National Writing Project

Director's Update

By: Richard Sterling
Publication: The Voice, Vol. 10, No. 3
Date: 2005

Summary: NWP Director Richard Sterling comments on the increasing public attention being given to the importance of teaching, the research being conducted by NWP's Local Site Research Initiative, and his talk at the Chinese University of Hong Kong emphasizing the opportunities that digital technology is providing for our students and teachers. . . .


Untitled Document Dear Friends and Colleagues:

I am writing this letter while summer invitational institutes are still under way at writing project sites all across the country, including our eight newest sites. The exciting work that happens each summer and the increasing interaction among writing project sites through participation in the E-Anthology and attendance at network events means that more and more writing project participants are finding ways to learn from and with their colleagues in the summer as well as during the academic year.

And, if you are a new reader of The Voice, welcome to the National Writing Project!

As we look forward to a new academic year, I want to thank all of you once again for your tireless work to bring the teaching of writing to all students and to all disciplines. Through our shared efforts, public attention to the importance of teaching writing across all levels of schooling is gaining momentum. You may have seen the National Commission on Writing’s first televised public service announcement featuring Bob Costas, the sports broadcaster, stressing how crucial writing is in the work he does on a daily basis. The 30-second spot has aired more than 7,400 times. If you did view it, I would love to know. Educating people beyond our own community about the importance of writing is vital, and your ideas about how to do this are very valuable. Please keep sharing them with me.

As you know, the NWP is composed of individuals who are always learning and taking on new challenges. Highlighted in this issue are the results, experiences, and reflections of the first group of sites involved in NWP’s Local Site Research Initiative (LSRI). A second group of sites is currently completing research that we will share in a future issue of The Voice. We have learned a tremendous amount about writing project programming from this work and also about the infrastructure necessary to support this level of research. Along with the network-wide evaluation efforts conducted by Inverness Research Associates, these studies add valuable information and important results to the NWP research portfolio. While more and more research is being asked of us, I am very proud of our accomplishments to date. Thanks again to all of the writing project site directors and teacher-consultants involved in these and other evaluation studies.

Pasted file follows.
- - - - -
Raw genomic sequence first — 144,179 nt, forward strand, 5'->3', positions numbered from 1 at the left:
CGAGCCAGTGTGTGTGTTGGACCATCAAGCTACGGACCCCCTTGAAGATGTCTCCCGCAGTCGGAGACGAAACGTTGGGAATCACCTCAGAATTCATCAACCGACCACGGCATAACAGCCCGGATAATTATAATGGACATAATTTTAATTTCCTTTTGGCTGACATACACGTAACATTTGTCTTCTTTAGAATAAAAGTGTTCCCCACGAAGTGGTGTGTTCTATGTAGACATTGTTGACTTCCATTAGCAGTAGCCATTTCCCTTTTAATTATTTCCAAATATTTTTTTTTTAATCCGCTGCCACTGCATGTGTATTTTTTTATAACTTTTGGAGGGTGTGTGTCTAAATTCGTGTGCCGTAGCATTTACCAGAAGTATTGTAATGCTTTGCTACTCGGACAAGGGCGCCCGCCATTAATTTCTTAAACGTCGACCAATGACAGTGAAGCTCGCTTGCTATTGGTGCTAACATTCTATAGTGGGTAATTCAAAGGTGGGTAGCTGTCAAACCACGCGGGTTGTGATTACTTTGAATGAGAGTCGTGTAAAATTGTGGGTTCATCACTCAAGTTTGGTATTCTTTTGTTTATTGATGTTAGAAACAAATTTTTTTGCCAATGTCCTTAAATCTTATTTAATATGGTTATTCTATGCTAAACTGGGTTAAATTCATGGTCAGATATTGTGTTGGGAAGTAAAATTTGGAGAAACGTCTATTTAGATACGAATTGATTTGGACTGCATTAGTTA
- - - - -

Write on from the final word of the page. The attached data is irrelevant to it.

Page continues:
Along with many of you, I have been exploring the question of what it means to teach, learn, and write in a digital world. As a former engineer, I have followed with great interest the increasing uses of technology in the humanities. Recently, I was invited to give a talk at the Chinese University of Hong Kong, and I spoke about “Teaching Writing in the 21st Century,” emphasizing the opportunities that digital technology is providing for our students, both in and out of school. With our own NWP Technology Initiative and Technology Liaisons Network, we are investing in our learning and that of our colleagues so that we can support teachers and students in using the newest technologies to best advantage.

To learn more about all of the above efforts as well as many other exciting topics, I hope both new and veteran writing project site directors and teacher-consultants will attend this year’s annual meeting, November 17–19, in Pittsburgh. Many of you report that year after year, you are inspired by the workshops and discussions conducted by your fellow writing project colleagues at this event. It is always the case for me, and I look forward to seeing you and to learning more about your work.

Keep writing!

Richard Sterling
Executive Director

© 2023 National Writing Project